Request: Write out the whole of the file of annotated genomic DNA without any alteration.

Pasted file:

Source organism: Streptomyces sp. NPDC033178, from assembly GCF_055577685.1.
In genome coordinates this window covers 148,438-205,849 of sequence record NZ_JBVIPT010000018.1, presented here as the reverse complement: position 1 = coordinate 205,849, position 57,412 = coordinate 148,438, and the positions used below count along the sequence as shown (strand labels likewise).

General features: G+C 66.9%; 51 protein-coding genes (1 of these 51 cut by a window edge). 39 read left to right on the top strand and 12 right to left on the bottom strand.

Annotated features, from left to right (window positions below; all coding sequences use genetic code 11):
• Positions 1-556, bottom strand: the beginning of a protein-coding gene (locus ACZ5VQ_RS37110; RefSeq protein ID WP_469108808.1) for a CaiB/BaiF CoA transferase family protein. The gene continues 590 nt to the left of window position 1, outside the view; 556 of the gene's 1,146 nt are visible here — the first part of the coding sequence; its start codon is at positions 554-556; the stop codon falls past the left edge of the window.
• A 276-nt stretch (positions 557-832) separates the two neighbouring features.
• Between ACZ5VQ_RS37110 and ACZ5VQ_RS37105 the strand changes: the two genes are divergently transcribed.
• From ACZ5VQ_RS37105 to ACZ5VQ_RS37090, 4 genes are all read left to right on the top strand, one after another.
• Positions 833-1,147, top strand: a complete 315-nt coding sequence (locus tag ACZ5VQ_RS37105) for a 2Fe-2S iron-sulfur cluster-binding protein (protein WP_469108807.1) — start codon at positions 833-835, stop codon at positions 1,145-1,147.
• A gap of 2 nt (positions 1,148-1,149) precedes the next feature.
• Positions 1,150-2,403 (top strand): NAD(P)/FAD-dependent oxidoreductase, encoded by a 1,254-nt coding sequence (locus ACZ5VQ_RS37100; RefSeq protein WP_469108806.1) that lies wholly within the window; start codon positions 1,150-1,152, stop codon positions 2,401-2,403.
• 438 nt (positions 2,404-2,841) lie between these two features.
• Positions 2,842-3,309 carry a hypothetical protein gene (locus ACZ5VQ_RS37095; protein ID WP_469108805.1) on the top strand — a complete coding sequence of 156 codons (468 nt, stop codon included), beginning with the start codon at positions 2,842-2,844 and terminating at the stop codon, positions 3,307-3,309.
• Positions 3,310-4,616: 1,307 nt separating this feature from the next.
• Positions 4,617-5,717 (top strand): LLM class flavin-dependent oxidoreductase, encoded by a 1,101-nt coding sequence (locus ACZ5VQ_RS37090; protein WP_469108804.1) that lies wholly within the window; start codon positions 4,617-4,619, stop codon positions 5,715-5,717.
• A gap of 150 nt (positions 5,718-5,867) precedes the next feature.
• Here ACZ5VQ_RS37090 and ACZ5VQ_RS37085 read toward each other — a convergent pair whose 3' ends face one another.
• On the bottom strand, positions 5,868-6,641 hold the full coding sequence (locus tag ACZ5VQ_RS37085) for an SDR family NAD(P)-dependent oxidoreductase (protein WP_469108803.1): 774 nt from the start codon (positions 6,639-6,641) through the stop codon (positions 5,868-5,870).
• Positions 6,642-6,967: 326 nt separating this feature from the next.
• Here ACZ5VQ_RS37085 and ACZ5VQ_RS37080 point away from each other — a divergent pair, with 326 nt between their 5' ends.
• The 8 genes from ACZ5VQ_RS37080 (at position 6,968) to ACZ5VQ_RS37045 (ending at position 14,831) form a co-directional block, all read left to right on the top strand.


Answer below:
Source organism: Streptomyces sp. NPDC033178, from assembly GCF_055577685.1.
In genome coordinates this window covers 148,438-205,849 of sequence record NZ_JBVIPT010000018.1, presented here as the reverse complement: position 1 = coordinate 205,849, position 57,412 = coordinate 148,438, and the positions used below count along the sequence as shown (strand labels likewise).

General features: G+C 66.9%; 51 protein-coding genes (1 of these 51 cut by a window edge). 39 read left to right on the top strand and 12 right to left on the bottom strand.

Annotated features, from left to right (window positions below; all coding sequences use genetic code 11):
• Positions 1-556, bottom strand: the beginning of a protein-coding gene (locus ACZ5VQ_RS37110; RefSeq protein ID WP_469108808.1) for a CaiB/BaiF CoA transferase family protein. The gene continues 590 nt to the left of window position 1, outside the view; 556 of the gene's 1,146 nt are visible here — the first part of the coding sequence; its start codon is at positions 554-556; the stop codon falls past the left edge of the window.
• A 276-nt stretch (positions 557-832) separates the two neighbouring features.
• Between ACZ5VQ_RS37110 and ACZ5VQ_RS37105 the strand changes: the two genes are divergently transcribed.
• From ACZ5VQ_RS37105 to ACZ5VQ_RS37090, 4 genes are all read left to right on the top strand, one after another.
• Positions 833-1,147, top strand: a complete 315-nt coding sequence (locus tag ACZ5VQ_RS37105) for a 2Fe-2S iron-sulfur cluster-binding protein (protein WP_469108807.1) — start codon at positions 833-835, stop codon at positions 1,145-1,147.
• A gap of 2 nt (positions 1,148-1,149) precedes the next feature.
• Positions 1,150-2,403 (top strand): NAD(P)/FAD-dependent oxidoreductase, encoded by a 1,254-nt coding sequence (locus ACZ5VQ_RS37100; RefSeq protein WP_469108806.1) that lies wholly within the window; start codon positions 1,150-1,152, stop codon positions 2,401-2,403.
• 438 nt (positions 2,404-2,841) lie between these two features.
• Positions 2,842-3,309 carry a hypothetical protein gene (locus ACZ5VQ_RS37095; protein ID WP_469108805.1) on the top strand — a complete coding sequence of 156 codons (468 nt, stop codon included), beginning with the start codon at positions 2,842-2,844 and terminating at the stop codon, positions 3,307-3,309.
• Positions 3,310-4,616: 1,307 nt separating this feature from the next.
• Positions 4,617-5,717 (top strand): LLM class flavin-dependent oxidoreductase, encoded by a 1,101-nt coding sequence (locus ACZ5VQ_RS37090; protein WP_469108804.1) that lies wholly within the window; start codon positions 4,617-4,619, stop codon positions 5,715-5,717.
• A gap of 150 nt (positions 5,718-5,867) precedes the next feature.
• Here ACZ5VQ_RS37090 and ACZ5VQ_RS37085 read toward each other — a convergent pair whose 3' ends face one another.
• On the bottom strand, positions 5,868-6,641 hold the full coding sequence (locus tag ACZ5VQ_RS37085) for an SDR family NAD(P)-dependent oxidoreductase (protein WP_469108803.1): 774 nt from the start codon (positions 6,639-6,641) through the stop codon (positions 5,868-5,870).
• Positions 6,642-6,967: 326 nt separating this feature from the next.
• Here ACZ5VQ_RS37085 and ACZ5VQ_RS37080 point away from each other — a divergent pair, with 326 nt between their 5' ends.
• The 8 genes from ACZ5VQ_RS37080 (at position 6,968) to ACZ5VQ_RS37045 (ending at position 14,831) form a co-directional block, all read left to right on the top strand.